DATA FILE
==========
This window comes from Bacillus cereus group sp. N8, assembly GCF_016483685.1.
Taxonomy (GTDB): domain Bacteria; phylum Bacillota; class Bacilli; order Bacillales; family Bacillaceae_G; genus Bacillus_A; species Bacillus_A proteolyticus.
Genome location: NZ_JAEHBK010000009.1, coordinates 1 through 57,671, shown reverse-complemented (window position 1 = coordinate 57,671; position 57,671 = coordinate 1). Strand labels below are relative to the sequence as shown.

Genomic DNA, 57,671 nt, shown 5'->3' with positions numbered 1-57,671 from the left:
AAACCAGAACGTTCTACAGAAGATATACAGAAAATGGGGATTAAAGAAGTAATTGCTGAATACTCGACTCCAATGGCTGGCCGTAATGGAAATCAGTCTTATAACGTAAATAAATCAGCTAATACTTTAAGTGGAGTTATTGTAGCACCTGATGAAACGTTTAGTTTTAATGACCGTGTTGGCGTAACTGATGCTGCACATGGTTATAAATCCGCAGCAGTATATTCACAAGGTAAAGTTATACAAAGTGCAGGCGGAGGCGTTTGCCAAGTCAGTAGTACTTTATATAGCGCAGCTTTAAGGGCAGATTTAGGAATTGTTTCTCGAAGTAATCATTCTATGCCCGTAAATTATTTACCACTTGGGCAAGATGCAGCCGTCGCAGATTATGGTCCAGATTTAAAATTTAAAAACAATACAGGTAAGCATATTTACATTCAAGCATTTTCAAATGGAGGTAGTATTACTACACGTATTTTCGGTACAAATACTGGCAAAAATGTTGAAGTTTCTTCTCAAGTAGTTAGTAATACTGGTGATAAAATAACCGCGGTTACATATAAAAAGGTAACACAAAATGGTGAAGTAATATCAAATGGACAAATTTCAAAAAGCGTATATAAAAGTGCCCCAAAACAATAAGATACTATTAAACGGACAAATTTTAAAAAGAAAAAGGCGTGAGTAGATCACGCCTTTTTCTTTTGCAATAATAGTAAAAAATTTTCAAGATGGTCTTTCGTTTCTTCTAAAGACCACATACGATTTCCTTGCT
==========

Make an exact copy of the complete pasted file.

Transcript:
This window comes from Bacillus cereus group sp. N8, assembly GCF_016483685.1.
Taxonomy (GTDB): domain Bacteria; phylum Bacillota; class Bacilli; order Bacillales; family Bacillaceae_G; genus Bacillus_A; species Bacillus_A proteolyticus.
Genome location: NZ_JAEHBK010000009.1, coordinates 1 through 57,671, shown reverse-complemented (window position 1 = coordinate 57,671; position 57,671 = coordinate 1). Strand labels below are relative to the sequence as shown.

Genomic DNA, 57,671 nt, shown 5'->3' with positions numbered 1-57,671 from the left:
AAACCAGAACGTTCTACAGAAGATATACAGAAAATGGGGATTAAAGAAGTAATTGCTGAATACTCGACTCCAATGGCTGGCCGTAATGGAAATCAGTCTTATAACGTAAATAAATCAGCTAATACTTTAAGTGGAGTTATTGTAGCACCTGATGAAACGTTTAGTTTTAATGACCGTGTTGGCGTAACTGATGCTGCACATGGTTATAAATCCGCAGCAGTATATTCACAAGGTAAAGTTATACAAAGTGCAGGCGGAGGCGTTTGCCAAGTCAGTAGTACTTTATATAGCGCAGCTTTAAGGGCAGATTTAGGAATTGTTTCTCGAAGTAATCATTCTATGCCCGTAAATTATTTACCACTTGGGCAAGATGCAGCCGTCGCAGATTATGGTCCAGATTTAAAATTTAAAAACAATACAGGTAAGCATATTTACATTCAAGCATTTTCAAATGGAGGTAGTATTACTACACGTATTTTCGGTACAAATACTGGCAAAAATGTTGAAGTTTCTTCTCAAGTAGTTAGTAATACTGGTGATAAAATAACCGCGGTTACATATAAAAAGGTAACACAAAATGGTGAAGTAATATCAAATGGACAAATTTCAAAAAGCGTATATAAAAGTGCCCCAAAACAATAAGATACTATTAAACGGACAAATTTTAAAAAGAAAAAGGCGTGAGTAGATCACGCCTTTTTCTTTTGCAATAATAGTAAAAAATTTTCAAGATGGTCTTTCGTTTCTTCTAAAGACCACATACGATTTCCTTGCT